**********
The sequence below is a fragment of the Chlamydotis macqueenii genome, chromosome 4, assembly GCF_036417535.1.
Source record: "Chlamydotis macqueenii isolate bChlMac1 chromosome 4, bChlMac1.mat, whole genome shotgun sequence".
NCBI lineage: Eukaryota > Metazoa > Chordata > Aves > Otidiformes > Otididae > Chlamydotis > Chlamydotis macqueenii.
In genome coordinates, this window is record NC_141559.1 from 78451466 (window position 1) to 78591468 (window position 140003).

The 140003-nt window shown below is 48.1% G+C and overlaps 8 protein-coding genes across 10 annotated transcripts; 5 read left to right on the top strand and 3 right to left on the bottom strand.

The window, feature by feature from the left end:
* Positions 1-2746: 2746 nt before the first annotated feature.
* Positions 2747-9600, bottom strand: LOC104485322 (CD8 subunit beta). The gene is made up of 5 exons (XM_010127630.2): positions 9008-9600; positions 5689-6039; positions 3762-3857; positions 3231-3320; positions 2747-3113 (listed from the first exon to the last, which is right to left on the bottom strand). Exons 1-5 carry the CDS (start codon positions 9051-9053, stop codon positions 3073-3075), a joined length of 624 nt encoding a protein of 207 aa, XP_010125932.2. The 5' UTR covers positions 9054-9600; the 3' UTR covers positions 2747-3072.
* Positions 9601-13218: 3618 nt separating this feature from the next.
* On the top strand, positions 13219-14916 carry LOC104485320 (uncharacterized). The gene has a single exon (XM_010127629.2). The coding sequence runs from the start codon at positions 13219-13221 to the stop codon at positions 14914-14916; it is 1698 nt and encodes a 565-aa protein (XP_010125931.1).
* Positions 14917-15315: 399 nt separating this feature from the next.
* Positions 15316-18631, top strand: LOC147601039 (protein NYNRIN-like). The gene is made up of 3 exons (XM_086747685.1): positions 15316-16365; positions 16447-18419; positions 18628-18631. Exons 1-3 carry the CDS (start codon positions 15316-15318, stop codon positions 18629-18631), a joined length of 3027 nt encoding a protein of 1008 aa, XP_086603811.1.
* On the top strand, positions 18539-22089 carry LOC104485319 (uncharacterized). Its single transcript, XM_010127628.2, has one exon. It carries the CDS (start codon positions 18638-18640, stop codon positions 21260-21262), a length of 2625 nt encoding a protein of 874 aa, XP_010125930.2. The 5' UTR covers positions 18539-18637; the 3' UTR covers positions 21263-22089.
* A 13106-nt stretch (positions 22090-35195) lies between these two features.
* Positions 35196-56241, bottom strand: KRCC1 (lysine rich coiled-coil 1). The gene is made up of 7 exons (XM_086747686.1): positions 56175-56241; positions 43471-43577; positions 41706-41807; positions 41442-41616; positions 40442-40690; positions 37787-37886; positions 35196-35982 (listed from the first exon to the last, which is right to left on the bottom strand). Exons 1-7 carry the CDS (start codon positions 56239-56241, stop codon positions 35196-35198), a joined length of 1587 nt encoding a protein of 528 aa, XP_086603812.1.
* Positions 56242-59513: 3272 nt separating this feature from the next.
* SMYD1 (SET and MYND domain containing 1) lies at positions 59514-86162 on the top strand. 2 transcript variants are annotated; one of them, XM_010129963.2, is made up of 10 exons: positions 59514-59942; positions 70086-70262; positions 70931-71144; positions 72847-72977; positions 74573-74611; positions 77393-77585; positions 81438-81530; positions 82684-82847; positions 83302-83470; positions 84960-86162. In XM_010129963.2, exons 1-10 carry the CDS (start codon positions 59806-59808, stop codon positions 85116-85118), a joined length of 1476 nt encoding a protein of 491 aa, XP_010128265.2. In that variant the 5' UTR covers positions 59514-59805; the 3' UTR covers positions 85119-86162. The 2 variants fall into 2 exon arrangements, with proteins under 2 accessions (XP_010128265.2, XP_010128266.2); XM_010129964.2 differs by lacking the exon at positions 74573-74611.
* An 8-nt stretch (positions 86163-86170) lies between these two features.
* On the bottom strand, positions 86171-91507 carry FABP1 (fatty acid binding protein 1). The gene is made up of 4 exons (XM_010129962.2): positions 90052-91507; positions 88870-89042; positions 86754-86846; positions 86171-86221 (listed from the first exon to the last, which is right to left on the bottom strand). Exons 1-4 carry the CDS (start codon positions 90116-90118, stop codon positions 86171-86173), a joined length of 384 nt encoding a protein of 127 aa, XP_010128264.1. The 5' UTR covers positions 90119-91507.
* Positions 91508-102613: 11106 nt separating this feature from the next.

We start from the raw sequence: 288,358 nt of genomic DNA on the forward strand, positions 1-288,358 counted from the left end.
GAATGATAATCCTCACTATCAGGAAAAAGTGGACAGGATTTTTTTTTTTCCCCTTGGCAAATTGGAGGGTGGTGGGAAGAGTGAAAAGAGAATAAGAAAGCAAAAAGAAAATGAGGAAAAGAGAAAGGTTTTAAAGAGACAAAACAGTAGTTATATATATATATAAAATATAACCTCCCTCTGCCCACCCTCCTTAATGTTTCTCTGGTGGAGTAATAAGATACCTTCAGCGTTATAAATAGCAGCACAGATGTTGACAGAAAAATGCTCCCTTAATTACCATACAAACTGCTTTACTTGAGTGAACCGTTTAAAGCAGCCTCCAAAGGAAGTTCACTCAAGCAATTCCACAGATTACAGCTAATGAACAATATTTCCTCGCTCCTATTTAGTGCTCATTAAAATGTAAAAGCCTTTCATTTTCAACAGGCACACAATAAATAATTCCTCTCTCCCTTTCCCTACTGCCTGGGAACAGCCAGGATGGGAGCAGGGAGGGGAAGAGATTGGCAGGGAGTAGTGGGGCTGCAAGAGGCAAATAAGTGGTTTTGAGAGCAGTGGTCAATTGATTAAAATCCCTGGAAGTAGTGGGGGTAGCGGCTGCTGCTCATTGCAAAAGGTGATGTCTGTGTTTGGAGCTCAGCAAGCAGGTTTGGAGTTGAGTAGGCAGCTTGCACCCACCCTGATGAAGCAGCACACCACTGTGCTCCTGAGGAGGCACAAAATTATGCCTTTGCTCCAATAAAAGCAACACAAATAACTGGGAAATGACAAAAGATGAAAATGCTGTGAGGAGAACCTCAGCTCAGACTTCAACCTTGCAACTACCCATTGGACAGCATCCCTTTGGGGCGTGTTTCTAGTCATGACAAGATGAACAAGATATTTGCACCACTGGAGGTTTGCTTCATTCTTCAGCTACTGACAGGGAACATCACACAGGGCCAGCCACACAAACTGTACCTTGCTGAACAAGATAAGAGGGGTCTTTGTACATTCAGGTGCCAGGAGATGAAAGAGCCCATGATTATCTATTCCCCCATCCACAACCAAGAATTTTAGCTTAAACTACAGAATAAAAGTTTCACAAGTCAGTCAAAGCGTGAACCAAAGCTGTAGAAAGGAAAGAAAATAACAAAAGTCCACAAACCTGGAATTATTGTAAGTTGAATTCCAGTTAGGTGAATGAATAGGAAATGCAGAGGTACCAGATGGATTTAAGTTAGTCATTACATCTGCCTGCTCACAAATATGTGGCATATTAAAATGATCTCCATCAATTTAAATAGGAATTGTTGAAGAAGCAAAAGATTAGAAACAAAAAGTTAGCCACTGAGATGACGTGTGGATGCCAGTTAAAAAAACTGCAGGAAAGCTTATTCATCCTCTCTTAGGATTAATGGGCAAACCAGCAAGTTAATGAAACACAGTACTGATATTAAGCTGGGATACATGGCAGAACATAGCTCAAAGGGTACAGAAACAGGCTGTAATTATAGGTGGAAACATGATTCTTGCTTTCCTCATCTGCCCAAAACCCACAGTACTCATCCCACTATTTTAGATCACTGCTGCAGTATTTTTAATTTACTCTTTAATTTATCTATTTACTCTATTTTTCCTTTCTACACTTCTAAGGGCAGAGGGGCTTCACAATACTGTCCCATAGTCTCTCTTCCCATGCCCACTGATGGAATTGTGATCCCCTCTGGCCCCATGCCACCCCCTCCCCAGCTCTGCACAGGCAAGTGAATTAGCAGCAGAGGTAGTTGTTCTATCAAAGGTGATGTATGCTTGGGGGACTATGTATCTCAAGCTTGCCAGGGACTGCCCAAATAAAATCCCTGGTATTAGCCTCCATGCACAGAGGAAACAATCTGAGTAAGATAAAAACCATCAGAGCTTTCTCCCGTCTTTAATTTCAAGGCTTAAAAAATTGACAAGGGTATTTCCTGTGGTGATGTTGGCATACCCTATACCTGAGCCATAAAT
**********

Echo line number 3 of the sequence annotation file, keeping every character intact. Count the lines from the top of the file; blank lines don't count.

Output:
NCBI lineage: Eukaryota > Metazoa > Chordata > Aves > Otidiformes > Otididae > Chlamydotis > Chlamydotis macqueenii.